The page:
NCEAS Product 25569

Sterling, Eleanor J.; Filardi, Chris; McCarter, Joe; Jupiter, Stacy D.; Cullman, Georgina; Albert, Simon; Betley, Erin; Boseto, David; Basi, Marlene; Bulehite, Evan S.; Harron, Ryan; Holland, Piokera S.; Horning, Ned; Hughes, Alec; Jino, Nixon; Malone, Cynthia; Mauli, Senoveva; Pae, Bernadette; Papae, Remmy; Rence, Ferish; Revo, Oke; Taqala, Ezekiel; Taqu, Miri; Woltz, Hara. 2018. Biocultural approaches to indicator development in the Solomon Islands. Ecology and Society. (Abstract)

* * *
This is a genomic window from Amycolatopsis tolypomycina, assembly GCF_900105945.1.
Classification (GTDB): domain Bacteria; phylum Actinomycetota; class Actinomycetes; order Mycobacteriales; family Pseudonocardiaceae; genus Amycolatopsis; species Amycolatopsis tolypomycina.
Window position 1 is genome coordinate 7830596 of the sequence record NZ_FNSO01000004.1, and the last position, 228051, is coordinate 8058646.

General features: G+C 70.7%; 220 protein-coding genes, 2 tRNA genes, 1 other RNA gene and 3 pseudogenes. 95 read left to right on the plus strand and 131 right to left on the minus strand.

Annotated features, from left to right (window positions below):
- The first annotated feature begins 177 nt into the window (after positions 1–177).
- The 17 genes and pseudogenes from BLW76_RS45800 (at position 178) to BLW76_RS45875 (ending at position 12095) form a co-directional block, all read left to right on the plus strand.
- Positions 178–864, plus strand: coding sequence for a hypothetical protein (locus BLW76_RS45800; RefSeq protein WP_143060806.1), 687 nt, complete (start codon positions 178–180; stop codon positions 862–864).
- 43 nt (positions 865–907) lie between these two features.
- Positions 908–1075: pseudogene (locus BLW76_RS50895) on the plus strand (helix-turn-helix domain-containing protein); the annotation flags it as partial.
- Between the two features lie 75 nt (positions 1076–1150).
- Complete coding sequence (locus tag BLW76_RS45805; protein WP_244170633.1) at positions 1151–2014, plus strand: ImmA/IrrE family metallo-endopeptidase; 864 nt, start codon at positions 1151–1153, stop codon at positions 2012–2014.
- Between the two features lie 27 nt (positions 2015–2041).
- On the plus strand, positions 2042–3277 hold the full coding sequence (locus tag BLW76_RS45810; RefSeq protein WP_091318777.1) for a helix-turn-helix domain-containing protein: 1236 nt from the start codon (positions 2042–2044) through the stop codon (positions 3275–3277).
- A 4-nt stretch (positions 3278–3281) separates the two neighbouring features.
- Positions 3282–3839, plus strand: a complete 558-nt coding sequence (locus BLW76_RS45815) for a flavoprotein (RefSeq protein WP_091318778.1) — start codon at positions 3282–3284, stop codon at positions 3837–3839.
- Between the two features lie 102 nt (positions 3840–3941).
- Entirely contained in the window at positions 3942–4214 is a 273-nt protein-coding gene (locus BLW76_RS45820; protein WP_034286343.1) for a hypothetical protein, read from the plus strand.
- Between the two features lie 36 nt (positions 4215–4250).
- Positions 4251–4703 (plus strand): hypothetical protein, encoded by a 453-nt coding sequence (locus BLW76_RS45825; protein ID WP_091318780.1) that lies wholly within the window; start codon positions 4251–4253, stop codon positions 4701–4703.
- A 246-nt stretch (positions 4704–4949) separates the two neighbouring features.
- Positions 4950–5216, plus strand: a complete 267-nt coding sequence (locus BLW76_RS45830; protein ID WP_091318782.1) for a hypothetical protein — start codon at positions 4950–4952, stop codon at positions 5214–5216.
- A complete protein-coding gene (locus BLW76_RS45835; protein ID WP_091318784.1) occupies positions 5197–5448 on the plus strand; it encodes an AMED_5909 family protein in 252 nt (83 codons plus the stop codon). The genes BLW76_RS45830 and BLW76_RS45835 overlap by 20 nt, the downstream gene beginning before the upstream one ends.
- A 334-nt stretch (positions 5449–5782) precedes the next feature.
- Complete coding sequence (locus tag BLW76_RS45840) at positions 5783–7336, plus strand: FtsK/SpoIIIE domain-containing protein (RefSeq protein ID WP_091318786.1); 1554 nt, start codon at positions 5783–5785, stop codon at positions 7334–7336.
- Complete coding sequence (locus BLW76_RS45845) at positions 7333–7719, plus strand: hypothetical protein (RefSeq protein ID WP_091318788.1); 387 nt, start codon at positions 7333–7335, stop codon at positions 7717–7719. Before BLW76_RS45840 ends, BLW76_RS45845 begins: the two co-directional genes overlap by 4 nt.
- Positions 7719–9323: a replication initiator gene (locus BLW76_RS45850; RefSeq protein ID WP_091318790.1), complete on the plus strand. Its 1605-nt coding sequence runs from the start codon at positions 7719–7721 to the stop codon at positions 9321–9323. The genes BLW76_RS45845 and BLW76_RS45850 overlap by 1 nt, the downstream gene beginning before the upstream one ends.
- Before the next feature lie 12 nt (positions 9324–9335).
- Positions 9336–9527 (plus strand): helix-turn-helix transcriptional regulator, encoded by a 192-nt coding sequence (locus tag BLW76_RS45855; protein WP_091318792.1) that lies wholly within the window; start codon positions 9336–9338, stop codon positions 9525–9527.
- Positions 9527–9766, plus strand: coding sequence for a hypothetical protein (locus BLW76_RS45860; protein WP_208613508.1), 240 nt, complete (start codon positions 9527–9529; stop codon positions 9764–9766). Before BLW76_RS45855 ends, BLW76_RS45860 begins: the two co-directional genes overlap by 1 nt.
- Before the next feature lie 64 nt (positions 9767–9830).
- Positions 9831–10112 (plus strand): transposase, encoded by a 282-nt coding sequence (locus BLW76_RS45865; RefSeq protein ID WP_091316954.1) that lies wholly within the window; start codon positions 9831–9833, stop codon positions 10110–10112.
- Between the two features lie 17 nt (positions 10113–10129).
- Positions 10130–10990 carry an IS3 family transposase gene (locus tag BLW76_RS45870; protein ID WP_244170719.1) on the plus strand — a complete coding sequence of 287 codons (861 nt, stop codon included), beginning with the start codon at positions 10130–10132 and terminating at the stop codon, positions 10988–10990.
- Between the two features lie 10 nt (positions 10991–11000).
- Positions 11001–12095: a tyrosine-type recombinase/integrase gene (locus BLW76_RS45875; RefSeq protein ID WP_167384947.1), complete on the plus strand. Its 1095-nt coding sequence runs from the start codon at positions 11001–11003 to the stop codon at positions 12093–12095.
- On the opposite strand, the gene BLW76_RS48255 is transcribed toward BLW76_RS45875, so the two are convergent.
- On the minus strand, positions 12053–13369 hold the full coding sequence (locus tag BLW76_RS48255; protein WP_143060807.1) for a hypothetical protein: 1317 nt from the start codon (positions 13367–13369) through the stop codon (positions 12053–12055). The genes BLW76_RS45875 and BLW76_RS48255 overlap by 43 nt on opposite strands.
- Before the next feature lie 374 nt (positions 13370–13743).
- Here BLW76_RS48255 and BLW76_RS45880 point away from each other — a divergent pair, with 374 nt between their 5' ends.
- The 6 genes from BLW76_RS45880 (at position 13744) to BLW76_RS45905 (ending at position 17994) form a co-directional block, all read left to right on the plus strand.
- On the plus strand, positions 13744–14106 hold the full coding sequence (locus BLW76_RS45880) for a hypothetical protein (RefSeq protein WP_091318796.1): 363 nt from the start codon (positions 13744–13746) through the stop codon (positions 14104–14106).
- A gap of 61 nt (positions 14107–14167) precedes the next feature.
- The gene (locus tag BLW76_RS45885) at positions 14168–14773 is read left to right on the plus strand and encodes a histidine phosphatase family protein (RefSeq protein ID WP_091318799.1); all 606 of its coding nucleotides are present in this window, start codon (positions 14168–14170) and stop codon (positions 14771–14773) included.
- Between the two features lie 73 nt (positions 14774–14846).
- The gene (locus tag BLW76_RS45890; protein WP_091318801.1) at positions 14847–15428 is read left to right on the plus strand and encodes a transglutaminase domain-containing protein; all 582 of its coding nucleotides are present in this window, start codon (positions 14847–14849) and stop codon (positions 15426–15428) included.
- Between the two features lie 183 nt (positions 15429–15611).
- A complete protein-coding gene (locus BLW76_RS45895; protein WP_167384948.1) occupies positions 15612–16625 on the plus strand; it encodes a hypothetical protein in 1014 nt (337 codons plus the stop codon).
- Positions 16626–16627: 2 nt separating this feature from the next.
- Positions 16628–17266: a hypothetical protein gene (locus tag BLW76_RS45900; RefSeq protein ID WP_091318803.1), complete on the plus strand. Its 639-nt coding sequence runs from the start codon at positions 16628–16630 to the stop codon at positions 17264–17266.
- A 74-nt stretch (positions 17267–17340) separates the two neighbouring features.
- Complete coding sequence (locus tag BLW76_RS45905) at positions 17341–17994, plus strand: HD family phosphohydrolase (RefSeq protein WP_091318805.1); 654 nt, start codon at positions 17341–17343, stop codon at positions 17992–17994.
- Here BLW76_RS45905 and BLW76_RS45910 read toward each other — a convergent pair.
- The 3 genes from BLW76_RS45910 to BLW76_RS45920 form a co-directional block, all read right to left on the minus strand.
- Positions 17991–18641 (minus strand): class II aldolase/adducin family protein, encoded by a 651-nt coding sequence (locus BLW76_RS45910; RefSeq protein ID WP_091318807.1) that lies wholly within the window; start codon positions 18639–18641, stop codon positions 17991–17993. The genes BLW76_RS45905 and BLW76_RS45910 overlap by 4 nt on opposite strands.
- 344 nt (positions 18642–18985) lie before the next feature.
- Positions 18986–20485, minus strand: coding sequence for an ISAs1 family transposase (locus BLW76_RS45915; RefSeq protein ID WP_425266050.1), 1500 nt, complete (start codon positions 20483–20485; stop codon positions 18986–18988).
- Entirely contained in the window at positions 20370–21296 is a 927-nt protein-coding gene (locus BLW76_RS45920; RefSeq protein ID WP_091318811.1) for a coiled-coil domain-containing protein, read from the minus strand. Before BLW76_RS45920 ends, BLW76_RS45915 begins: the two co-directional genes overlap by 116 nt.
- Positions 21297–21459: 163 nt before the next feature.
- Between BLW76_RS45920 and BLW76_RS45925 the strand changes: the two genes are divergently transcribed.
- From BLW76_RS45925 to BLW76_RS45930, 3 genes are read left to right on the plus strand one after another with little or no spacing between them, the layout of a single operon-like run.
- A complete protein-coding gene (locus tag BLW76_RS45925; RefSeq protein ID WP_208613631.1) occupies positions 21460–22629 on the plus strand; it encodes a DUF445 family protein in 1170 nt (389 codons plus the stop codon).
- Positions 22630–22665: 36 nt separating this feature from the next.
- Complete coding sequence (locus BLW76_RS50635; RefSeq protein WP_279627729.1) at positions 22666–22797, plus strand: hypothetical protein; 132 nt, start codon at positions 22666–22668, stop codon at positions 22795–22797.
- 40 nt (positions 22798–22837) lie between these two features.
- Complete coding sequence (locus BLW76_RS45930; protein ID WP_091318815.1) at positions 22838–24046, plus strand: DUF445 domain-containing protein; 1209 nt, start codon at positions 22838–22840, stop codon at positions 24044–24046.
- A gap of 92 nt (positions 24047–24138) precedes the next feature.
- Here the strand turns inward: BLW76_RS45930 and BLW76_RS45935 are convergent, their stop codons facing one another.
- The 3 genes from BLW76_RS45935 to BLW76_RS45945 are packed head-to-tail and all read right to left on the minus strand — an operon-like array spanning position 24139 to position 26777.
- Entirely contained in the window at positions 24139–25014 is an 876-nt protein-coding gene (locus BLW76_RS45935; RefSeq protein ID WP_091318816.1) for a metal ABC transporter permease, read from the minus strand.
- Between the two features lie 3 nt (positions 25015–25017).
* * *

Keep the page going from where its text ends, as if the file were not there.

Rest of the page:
Despite recent advances in the development of sustainability indicators, it is still difficult to produce indicator sets that are locally derived and culturally appropriate. In particular, indicator frameworks that capture both ecological and socio-cultural sustainability remain elusive, as do mechanisms to monitor feedbacks between system components. In Melanesia, which encompasses a complex mosaic of land- and seascapes and different worldviews, finding locally-appropriate sustainability indicators poses particular challenges. We propose that ‘biocultural approaches’ can assist in developing grounded and appropriate measures of resilience and sustainability. These approaches begin by framing issues from the perspectives of communities and work with local landholders to develop desired outcomes. In doing so, biocultural approaches recognize links between people and the environment and seek to capture social and ecological feedbacks. Biocultural approaches may help to improve the fit between local aspirations and national or international actions, and can facilitate co-creation of knowledge that draws on western science as well as local knowledge and practice. In this talk, we report on one such approach in Western Province, Solomon Islands, where communities are weighing a variety of tradeoffs around the use of natural resources. The work is based at four sites, and seeks to define local needs and priorities, develop appropriate local indicators of success, assess indicator baselines, and catalyze appropriate action. Implementation challenges have included conceptual difficulties around the role of indicators and linkages to community programming, as well as the diversity of the four sites. These have, however, been offset by the engaged nature of indicator creation, which makes space for conversation at all levels about endogenous definitions of resilience and sustainability. In closing, we suggest that biocultural approaches are important, but that there is further development needed to allow for the application and translation of information at different scales and geographies.